Imagine you’re Ruhi Madiwale, a young Indian who’s been accepted to a prestigious Canadian post-secondary institution—say, Dalhousie University. Before you can head to Halifax for frosh week, there’s one crucial piece of paper you need to acquire: a student visa. The cut-off time for receiving applications at the local immigration processing centre is 4 p.m., but you have a question about how to complete one of the forms. A student advisor at Dalhousie might be able to help you, but it’s 6:30 a.m. in Canada. “My deadlines were over even before the day started [in Canada],” says Madiwale. “[And with visas], one single mistake in your documents and you end up being rejected.”
Advisers at the university spend as much as three-quarters of their time tackling visa-related questions, according to Madiwale. So she teamed up with two other computer science students at Dalhousie to build RovBOT, an artiﬁcial intelligence platform to provide answers to applicants’ most common questions about the immigration process.
The legal profession is a popular focus for technology start-ups, particularly AI ventures. Some are working to automate repetitive, mundane tasks like tracking changes in the law for law ﬁrms, while others seek to provide services to individuals and businesses that typically cannot afford legal representation. Immigration is an area in particular need of automation to make it faster and cheaper, says Hersh Perlis, director of Ryerson University’s Legal Innovation Zone, “because the [target market] doesn’t often have the type of funds that a large corporation does, and sometimes speed is of the essence.”
RovBOT’s Madiwale, and co-founders Dhivya Jayaraman and JeyaBalaji Samuthiravelu, are international students who struggled to navigate the visa process. The timelines and documentation required vary from country to country, and from candidate to candidate. The processing time in Bangladesh, for example, is currently three weeks, while in India—one country over—it takes twice as long. Madiwale had to provide ﬁnancial statements from her father to support her application, while her co-founder, a working professional before coming to Canada, had to send in her own income tax forms.
While these details are typically posted on the Citizenship and Immigration Canada (CIC) website, the complexity of the process—and the high cost of a mistake—leads lots of applicants to seek human help. In the case of students, that means reaching out to student advisors, who often get the same question posed multiple times in slightly different ways as application deadlines loom. RovBOT, which began development at a boot camp organized by Nova Scotia’s Department of Labour and Advanced Education, can comb through everything the CIC publishes and generate appropriate responses to applicants’ questions. The team is starting with information for the two most common countries of origin for international students, India and China. Their target clients are universities, which could integrate the product into their Facebook pages or websites. While the AI platform is not currently live, the team is seeking lawyers to work with and has received positive responses from educational institutions.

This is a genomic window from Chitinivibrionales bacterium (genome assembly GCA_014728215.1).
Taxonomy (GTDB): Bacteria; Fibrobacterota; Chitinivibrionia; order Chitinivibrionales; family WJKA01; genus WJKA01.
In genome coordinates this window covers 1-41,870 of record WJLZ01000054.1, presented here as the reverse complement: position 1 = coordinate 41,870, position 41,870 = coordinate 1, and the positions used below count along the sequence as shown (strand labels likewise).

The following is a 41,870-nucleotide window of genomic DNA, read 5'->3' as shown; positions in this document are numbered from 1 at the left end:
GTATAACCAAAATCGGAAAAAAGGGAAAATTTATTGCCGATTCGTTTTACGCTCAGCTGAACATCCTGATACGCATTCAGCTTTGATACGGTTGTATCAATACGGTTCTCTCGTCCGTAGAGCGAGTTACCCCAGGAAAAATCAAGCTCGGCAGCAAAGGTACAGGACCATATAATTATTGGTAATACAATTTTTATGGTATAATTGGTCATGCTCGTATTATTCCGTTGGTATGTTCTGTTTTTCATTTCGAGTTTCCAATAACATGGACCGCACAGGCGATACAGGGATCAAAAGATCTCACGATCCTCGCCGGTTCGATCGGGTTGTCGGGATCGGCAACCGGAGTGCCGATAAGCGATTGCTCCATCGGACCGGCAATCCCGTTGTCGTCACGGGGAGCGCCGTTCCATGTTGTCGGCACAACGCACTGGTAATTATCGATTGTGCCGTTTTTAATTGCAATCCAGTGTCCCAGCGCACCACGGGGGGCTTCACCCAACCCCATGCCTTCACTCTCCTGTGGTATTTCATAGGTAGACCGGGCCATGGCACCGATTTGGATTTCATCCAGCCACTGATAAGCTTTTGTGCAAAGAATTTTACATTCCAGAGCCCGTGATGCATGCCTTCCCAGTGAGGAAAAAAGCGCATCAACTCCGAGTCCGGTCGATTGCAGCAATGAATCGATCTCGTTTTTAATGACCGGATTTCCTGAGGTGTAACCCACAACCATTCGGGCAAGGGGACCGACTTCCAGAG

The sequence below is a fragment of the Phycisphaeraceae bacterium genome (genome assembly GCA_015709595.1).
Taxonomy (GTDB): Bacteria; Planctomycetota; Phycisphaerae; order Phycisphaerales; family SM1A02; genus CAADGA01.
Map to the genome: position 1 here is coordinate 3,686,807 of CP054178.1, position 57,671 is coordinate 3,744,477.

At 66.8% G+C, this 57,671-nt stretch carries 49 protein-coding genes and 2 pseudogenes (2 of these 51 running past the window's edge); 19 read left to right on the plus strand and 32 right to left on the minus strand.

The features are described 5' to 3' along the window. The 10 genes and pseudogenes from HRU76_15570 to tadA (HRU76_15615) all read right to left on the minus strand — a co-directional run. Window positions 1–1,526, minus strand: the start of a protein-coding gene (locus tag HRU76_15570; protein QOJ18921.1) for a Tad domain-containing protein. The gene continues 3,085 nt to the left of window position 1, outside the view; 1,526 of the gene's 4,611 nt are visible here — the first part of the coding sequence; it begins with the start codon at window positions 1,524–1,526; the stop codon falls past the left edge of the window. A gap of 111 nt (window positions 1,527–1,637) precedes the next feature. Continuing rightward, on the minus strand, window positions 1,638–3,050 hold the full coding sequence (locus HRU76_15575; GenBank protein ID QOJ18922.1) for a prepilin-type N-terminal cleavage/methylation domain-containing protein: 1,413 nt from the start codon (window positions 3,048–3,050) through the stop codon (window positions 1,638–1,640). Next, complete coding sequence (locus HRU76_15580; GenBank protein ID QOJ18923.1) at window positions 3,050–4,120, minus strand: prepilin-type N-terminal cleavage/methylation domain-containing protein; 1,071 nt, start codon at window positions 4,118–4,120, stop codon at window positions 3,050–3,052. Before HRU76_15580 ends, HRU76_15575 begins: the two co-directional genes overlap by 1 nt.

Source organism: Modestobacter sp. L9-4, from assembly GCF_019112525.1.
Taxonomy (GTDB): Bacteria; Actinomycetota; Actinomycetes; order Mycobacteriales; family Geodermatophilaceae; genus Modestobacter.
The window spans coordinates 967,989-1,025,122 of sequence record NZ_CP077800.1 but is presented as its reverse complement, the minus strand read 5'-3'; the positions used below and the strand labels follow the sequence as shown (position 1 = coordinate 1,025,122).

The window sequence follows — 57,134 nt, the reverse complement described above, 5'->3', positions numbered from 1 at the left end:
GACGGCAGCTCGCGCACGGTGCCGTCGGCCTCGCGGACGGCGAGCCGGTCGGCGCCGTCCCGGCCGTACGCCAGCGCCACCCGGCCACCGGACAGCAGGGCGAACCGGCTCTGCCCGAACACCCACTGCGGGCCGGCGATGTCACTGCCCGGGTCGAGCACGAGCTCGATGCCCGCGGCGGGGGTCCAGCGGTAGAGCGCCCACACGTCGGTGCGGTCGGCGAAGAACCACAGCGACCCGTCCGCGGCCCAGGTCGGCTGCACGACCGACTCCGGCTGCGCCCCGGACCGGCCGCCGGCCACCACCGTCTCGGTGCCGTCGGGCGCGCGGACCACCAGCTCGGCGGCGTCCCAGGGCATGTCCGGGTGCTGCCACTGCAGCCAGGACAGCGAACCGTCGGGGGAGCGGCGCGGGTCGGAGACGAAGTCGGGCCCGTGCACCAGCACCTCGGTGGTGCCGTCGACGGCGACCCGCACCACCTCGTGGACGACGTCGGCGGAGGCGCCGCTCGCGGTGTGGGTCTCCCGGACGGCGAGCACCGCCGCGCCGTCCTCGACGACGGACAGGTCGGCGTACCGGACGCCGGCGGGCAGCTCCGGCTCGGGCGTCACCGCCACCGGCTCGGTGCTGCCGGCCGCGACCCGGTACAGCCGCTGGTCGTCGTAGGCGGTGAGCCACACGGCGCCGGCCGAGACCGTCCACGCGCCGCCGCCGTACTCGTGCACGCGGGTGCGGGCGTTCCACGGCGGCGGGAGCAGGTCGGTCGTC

Amir Moravej’s start-up, Botler, also resulted from personal experience. Moravej earned a master’s in engineering at Concordia University, but was forced to return to Iran in 2014 when his work permit expired. Once there, he searched for information on immigration forums and in group chats among applicants. He then built a bot to surface the most relevant of the hundreds of cases being discussed. Originally unveiled in February as a way for users to test their eligibility for a speciﬁc Quebec program, the product is now being broadened to cover “the entire lifecycle of an application” for people applying for temporary or permanent residence. Lawyers and consultants can charge thousands of dollars to assist with such applications; Botler aims to charge a fraction of that.
Much of the information about the immigration process, along with tools for assessing eligibility, is already publicly available, says Sharry Aiken, an associate professor at Queen’s University’s faculty of law. “The people for whom any kind of value-added support is useful…with respect to economic immigration applications [in particular] are [those] who don’t quite ﬁt,” she said in an interview earlier this year. “They need assistance to massage their qualiﬁcations into the categories that will be accepted.”
Steering an applicant in the right direction on such subjective matters is beyond the ability of most bots. But Moravej says he encountered obstacles to the use of immigration technology well before the question of abnormal rule interpretation arose. His team recently followed up with some users whose simple cases had been deemed eligible by Botler for Canadian immigration programs. They found that the users had ultimately not applied, because they did not trust Botler’s determinations. “The whole process is more serious than just receiving information from a chatbot,” Moravej says they told him.
Still, there are plenty of applicants who would welcome assistance, human or bot, if only for the peace of mind. “I’m an engineer—I thought that I could understand everything, but I couldn’t,” says Moravej. “Even if you’re not one of those special cases, immigration is still a very difﬁcult process.”
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